Foundry, 1880s – 1984 (1)

Guiseley Foundry 1950s

Title Foundry
Date 1950s
Location Guiseley
Photo ID E337
Comment Double helical gears which were a specialist product of the foundry. The foundry was housed in an old corn store which was once part of Low Mill, it was said that beams in the roof had been taken from ships of the Spanish Armada. It was situated behind Nunroyd Mill, the building and adjacent land were rented from the Peate family. The business was begun in the 1880s by a Mr Wild, he was joined by Ernest Shaw a Rochdale pattern maker. Wild died in the early 1900s, the business was bought by Ernest’s brother Frank. One of their customers at this time was Walsh and Clark of White Cross, most local firms used the services of the foundry. After 1958 Norman Murphy ran the foundry which specialised in making machine moulded gears.
Guiseley Foundry 1960s

E333 – Foundry, 1960s.

Foundry – 1960s

From left to right are : Eric Smith, Frank Broadbent and Walter Germaine, the men are seen with a finished ring.

Guiseley Foundry 1960s

E406 – Foundry, 1960s.

Foundry – 1960s

Posing with a foundry product are from left to right : Ernest Smith, Cyril Hickling, Eric Wheelhouse and Lewis Lockwood.

Guiseley Foundry 1960s

V01 – Foundry, 1960s.

Foundry – 1960s

Jack Atha (left) and Norman Murphy (right) are standing with a metal ring produced in the foundry, Nunroyd Mill is in the background.
The car with the registration number OWT 400 (Owt for Nowt) belonged to Norman Murphy of GL Murphy Ltd Engineers, Ellar Ghyll.
In 1958 the foundry was in financial difficulties and was bought by Mr Murphy, the car number plate remained in his family for many years.

Guiseley Foundry 1960s

V02 – Foundry, 1960s.

Foundry – 1960s

Behind the van are Ernest Backhouse and Ernest Smith, in front are Frank Broadbent (acting Manager 1958) Cyril Ickling, Lewis Lockwood.
The giant metal ring was produced in the foundry.

Guiseley Foundry 1960s

V03 – Foundry, 1960s.

Foundry – 1960s

Cyril Ickling and Lewis Lockwood are making a sand mould for a casting, this was a very skilled process as the finished product depended on the accuracy of the mould.

Guiseley Foundry 1960s

V04 – Foundry, 1960s.

Foundry – 1960s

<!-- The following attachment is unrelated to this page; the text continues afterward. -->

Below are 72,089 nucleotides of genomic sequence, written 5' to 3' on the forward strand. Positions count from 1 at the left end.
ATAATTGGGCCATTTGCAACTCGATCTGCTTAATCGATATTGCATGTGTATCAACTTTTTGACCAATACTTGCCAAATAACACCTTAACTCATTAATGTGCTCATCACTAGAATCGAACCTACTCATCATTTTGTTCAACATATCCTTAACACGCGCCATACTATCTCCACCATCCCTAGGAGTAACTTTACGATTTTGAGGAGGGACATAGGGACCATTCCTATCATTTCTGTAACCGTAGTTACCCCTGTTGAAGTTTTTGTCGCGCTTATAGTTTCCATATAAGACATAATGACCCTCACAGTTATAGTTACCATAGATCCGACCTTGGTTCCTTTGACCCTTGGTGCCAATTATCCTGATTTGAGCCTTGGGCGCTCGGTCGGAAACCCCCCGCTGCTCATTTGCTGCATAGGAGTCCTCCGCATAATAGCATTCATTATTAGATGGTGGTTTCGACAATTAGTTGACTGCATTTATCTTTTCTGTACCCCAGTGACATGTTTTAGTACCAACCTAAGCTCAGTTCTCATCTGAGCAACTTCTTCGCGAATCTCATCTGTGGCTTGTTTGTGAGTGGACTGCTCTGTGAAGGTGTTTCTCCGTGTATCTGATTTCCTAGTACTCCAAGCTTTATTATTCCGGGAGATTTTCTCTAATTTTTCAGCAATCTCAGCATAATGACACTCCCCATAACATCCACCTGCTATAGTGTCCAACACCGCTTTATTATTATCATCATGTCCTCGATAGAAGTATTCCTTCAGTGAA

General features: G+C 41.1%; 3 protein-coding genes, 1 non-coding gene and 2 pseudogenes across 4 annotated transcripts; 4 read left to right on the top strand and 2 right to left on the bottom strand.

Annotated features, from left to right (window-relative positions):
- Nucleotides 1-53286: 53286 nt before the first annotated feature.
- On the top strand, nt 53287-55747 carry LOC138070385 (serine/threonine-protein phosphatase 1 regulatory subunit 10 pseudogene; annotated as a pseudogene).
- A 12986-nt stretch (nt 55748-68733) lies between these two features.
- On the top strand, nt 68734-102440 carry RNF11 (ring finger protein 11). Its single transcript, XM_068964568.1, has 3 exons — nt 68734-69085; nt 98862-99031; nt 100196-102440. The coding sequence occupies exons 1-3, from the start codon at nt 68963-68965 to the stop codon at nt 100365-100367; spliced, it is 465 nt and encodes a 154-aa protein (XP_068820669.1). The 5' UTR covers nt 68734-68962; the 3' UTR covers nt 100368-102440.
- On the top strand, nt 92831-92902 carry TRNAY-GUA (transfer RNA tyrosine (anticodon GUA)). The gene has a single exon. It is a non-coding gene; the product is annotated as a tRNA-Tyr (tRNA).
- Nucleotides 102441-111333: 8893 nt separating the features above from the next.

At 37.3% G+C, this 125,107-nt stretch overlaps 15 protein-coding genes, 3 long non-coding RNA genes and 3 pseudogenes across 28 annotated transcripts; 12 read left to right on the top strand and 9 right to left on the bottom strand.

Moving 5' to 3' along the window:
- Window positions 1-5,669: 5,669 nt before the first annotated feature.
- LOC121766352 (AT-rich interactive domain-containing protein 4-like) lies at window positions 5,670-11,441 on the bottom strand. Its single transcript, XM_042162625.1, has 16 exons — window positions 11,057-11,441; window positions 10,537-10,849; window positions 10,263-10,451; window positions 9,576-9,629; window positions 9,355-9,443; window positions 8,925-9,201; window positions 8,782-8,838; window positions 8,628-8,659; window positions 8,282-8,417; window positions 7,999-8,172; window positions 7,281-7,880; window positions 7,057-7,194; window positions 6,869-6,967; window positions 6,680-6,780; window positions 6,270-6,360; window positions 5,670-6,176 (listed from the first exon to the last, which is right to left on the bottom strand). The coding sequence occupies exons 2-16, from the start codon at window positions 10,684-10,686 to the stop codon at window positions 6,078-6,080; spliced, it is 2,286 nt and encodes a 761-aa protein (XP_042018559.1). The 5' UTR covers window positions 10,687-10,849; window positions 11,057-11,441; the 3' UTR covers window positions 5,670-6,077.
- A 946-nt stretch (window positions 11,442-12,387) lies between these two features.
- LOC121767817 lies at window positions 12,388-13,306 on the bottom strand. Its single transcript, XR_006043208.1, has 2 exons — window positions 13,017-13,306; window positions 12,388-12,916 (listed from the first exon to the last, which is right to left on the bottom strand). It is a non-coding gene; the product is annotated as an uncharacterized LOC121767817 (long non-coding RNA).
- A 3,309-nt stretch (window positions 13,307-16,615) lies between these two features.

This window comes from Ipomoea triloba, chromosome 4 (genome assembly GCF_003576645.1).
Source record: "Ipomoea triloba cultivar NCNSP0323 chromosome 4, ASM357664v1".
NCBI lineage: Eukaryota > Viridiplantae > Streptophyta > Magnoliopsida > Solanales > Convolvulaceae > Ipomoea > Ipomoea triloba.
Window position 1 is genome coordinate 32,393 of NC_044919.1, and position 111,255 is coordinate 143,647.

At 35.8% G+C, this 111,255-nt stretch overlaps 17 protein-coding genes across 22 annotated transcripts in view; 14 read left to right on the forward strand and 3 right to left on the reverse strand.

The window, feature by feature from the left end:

The foundry building just before demolition.
Production stopped in 1984, Coates Paton bought Nunroyd Mill and the surrounding land then the site was sold for redevelopment and the foundry was demolished. West Side Retail Park is now on the site (December 2013).

Guiseley Foundry 1960s

V05 – Foundry, 1960s.

Foundry – 1960s

Timber roof structure in part of the foundry building.

Guiseley Foundry 1960s

E609 – Foundry, 1983.

Foundry – 1983

Lorry with castings from the foundry which was the business of G L Murphy Ltd.

Guiseley Foundry 1960s

V16 – Foundry, 1983.

Foundry – 1983

Two workmen in the foundry, iron castings are on the walls and floor.

Guiseley Foundry 1960s

V12 – Foundry, 1983.

Foundry – 1983

A workman wearing goggles is standing on a casting mould and appears to be igniting the top section of the mould.
Two other men are watching.

Guiseley Foundry 1960s

V08 – Foundry, 1983.

Foundry – 1983

A foundry workman shortly before the business closed.
In the past the foundry had supplies of coke, scrap metal and pig iron delivered by horse and cart from the railway station.
Most local mills, factories and businesses used the foundry to supply their iron work, including Aireborough Urban District Council who bought grates for Baxi fires which were fitted in Council houses.

Guiseley Foundry 1960s

V13 – Foundry, 1983.

Foundry – 1983

Interior view of the foundry, castings and moulds are lined up on the floor.

Guiseley Foundry 1960s

V14 – Foundry, 1983.

Foundry – 1983

Molten metal is being poured into moulds, the container of metal is suspended and supported by chains on a pulley system.

Guiseley Foundry 1960s

V14 – Foundry, 1983.

Foundry – 1983

Molten metal is being poured into moulds, it is literally “red hot”.

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Consolidated by Jack Brayshaw. 11 May 2022.
Last updated: 11 May 2022.

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